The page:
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When did "news hole" become one word?

The folks at Poynter have posted Merc editor Dave Butler’s latest e-mail on the paper’s budget situation in which he says, “I’ve had lots of people ask about our budget for the next fiscal year in light of the drastic cuts that Sam Zell is proposing for the Tribune Company newspapers, both in terms of people and newshole.”

OK, we try to read the rest of his memo. But we keep thinking, “When did news hole become one word?” Then we try to suppress that thought. It shows how many years we spent on the copy desk.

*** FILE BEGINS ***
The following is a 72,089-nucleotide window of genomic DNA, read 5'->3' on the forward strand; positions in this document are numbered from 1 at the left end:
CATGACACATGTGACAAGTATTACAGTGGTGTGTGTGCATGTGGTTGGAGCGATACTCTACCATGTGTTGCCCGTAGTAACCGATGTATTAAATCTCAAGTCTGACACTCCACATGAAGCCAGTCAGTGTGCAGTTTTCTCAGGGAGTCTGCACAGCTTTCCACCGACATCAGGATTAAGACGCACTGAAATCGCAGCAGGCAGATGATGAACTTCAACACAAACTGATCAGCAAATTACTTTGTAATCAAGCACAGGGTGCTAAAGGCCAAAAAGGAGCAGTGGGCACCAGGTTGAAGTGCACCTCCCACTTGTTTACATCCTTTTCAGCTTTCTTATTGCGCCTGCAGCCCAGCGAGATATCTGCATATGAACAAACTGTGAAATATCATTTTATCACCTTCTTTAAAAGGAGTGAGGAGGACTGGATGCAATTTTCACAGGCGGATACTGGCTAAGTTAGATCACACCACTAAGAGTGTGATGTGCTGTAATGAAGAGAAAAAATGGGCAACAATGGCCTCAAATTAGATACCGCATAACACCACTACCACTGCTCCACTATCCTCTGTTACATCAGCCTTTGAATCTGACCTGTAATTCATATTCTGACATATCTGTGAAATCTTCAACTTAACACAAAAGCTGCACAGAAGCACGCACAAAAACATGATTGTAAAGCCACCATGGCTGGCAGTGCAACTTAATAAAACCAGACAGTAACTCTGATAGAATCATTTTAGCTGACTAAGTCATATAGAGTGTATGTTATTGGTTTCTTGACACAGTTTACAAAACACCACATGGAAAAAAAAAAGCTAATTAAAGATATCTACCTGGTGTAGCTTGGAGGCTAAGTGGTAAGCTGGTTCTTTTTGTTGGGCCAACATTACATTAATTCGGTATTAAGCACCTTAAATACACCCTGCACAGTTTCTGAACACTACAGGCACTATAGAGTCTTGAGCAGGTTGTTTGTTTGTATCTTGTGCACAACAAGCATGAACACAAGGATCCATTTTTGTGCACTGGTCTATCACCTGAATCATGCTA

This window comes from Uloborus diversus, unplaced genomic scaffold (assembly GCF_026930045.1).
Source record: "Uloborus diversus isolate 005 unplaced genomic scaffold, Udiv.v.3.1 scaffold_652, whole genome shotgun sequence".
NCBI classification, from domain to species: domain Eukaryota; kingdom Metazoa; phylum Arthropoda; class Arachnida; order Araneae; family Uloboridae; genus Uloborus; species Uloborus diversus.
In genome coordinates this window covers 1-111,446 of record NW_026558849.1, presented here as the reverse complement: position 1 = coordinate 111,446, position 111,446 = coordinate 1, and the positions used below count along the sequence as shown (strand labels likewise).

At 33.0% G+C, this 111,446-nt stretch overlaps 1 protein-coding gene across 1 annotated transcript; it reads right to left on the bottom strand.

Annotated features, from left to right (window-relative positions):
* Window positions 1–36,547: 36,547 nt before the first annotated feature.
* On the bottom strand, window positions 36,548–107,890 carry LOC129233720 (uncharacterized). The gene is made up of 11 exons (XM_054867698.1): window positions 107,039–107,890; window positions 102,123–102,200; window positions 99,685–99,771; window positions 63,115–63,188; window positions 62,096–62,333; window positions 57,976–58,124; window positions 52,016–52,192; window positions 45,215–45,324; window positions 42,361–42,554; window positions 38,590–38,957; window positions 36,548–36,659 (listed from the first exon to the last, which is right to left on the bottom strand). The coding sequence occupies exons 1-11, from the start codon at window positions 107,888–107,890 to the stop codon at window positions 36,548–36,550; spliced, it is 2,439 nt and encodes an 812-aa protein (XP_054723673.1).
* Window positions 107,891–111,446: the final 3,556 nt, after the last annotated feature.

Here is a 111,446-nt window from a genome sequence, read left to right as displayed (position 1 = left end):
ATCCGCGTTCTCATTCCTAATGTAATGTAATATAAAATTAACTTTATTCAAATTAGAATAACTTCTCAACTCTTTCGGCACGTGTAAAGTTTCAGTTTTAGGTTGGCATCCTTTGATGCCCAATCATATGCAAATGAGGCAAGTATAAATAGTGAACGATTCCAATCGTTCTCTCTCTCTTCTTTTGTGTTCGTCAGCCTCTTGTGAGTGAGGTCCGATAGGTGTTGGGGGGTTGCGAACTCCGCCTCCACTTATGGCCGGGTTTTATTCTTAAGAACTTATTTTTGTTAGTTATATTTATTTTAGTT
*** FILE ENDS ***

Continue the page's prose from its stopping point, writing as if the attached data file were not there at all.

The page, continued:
Butler’s memo continues: “It is CRITICAL that we all work together to reduce the length of stories so we can get in as much information as possible for our readers.” Butler says he’s trying to avoid layoffs through attrition, but can’t predict how much money the newsroom can spend in the coming year due to the unpredictable advertising environment.

Still, we can’t stop thinking about the term “newshole.” Maybe soon it will become a new word in the dictionary. Kind of like the government bureaucrats who have compressed “health care” into one word. Or the rookie reporters who think “council member” is one word.

Certainly eliminating that space between two words saves space, something MediaNews Group applauds.

As Butler points out, “It has never been more important than it is today for all reporters and editors to demonstrate their outstanding writing and reporting skills by cramming the same information — or what’s essential for the story — in less space.”

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